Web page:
Sometime after the end of the last Ice Age, between 8,000 and 10,000 years ago, humans began to construct settlements and develop a livelihood that did not require a constant migration to new food areas. Where mankind had previously relied on making simple tools for hunting, it now became more advanced and started to domesticate animals and vegetation. This rather rapid change from hunter-gathering towards an agricultural and farming existence involved a greater intensification of output and gave mankind a greater chance of prosperity and survival.
On a small scale, the environmental impacts of the first agricultural processes would have been negligible. However, for populations to prosper and grow it became necessary to increase agricultural output, which in turn required the conversion of natural systems. Forests, for example, were felled to make way for crops. The environmental repercussions of this may well have been serious. Where woodlands were cleared, soil erosion would have occurred leading to flooding. Regular harvesting of crops would have led to the depletion of soil nutrients. The conversion of land for agriculture involved the destruction of natural ecosystems. Loss of ecosystems, especially those supporting rare and sensitive species, would have resulted in a loss of species diversity and richness.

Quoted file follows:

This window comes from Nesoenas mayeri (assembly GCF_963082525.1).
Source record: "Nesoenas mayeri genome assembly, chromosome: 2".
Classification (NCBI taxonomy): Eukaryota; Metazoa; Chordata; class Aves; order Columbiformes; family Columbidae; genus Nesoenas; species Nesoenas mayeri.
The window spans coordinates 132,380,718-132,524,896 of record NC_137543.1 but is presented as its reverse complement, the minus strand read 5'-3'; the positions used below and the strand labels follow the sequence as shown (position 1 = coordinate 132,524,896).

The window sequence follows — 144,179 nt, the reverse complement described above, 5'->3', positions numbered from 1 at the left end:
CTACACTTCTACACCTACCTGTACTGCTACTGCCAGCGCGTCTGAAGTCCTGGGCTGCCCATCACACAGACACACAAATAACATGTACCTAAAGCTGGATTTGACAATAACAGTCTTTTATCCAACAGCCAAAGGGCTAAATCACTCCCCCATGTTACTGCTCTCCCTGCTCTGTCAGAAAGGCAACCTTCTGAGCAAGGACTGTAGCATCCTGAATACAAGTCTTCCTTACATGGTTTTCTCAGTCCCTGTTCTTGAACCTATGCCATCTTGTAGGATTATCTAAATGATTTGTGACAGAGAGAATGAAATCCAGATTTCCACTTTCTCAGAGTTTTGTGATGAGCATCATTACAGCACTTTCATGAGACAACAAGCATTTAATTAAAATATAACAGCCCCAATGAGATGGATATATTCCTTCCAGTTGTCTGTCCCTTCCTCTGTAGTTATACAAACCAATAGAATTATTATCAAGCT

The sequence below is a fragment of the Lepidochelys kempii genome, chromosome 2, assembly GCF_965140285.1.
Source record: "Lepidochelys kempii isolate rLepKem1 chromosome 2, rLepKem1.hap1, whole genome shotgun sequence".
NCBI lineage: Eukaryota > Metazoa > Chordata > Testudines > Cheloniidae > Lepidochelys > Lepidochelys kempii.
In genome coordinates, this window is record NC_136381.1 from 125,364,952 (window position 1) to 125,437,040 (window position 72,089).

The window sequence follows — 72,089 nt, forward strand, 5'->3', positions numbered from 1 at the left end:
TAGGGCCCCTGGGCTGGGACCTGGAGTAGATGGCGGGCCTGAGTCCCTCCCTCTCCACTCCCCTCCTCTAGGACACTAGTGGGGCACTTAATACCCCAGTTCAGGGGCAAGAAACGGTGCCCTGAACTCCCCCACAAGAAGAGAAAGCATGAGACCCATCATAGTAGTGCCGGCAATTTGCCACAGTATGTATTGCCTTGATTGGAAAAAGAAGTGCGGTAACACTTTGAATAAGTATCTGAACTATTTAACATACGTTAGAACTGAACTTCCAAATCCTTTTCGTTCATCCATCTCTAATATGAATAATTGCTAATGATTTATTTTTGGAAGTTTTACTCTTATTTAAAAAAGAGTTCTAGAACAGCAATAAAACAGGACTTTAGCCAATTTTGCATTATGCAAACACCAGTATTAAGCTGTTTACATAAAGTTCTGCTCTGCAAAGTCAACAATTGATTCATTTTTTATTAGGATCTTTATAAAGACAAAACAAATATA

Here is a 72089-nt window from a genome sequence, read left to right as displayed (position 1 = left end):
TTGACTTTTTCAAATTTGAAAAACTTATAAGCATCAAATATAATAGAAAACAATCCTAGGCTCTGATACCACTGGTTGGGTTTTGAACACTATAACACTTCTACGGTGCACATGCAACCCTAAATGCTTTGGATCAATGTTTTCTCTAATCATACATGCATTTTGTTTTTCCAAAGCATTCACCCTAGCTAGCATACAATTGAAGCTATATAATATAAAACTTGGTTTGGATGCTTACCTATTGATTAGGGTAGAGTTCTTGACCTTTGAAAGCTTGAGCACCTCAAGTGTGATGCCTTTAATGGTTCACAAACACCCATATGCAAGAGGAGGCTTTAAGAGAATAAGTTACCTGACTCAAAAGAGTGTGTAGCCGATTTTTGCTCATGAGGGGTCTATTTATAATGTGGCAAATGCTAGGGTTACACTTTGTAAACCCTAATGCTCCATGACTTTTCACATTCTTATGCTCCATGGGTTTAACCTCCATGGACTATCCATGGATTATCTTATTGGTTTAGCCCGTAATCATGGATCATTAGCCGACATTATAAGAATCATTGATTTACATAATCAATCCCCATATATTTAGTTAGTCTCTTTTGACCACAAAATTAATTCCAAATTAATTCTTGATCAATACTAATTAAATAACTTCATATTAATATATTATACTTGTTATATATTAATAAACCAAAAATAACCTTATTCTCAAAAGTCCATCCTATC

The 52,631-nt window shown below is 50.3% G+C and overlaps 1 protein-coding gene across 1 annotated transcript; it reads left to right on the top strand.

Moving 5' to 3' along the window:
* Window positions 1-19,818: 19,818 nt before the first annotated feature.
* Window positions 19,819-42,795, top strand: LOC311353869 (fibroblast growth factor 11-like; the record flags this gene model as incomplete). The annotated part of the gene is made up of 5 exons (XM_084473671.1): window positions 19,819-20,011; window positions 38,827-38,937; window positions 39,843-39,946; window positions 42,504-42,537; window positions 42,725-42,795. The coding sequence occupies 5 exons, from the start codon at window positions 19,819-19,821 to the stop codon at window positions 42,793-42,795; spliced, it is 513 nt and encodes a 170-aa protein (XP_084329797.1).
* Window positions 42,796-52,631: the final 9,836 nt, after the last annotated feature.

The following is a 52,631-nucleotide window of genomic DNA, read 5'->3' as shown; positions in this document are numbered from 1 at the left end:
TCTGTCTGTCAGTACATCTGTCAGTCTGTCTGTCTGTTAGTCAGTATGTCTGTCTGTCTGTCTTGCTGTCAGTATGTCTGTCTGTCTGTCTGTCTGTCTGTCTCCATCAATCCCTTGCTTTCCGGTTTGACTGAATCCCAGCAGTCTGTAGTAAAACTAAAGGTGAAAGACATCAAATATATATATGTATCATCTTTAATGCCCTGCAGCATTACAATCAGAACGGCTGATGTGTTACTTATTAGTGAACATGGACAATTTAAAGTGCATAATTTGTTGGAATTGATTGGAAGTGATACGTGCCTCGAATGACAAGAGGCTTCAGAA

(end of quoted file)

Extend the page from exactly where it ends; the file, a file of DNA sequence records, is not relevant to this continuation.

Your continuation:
More recently, a revolution in agricultural practices in the Western world has accelerated the development of mankind and increased the stresses placed upon the environment. During the 18th and 19th centuries modern farming machinery began to replace hand tools, whilst improved farming methods, for example crop rotation and the use of hybrid crops, led to a substantial increase in agricultural output. This rapid development of agriculture coincided with the Industrial Revolution.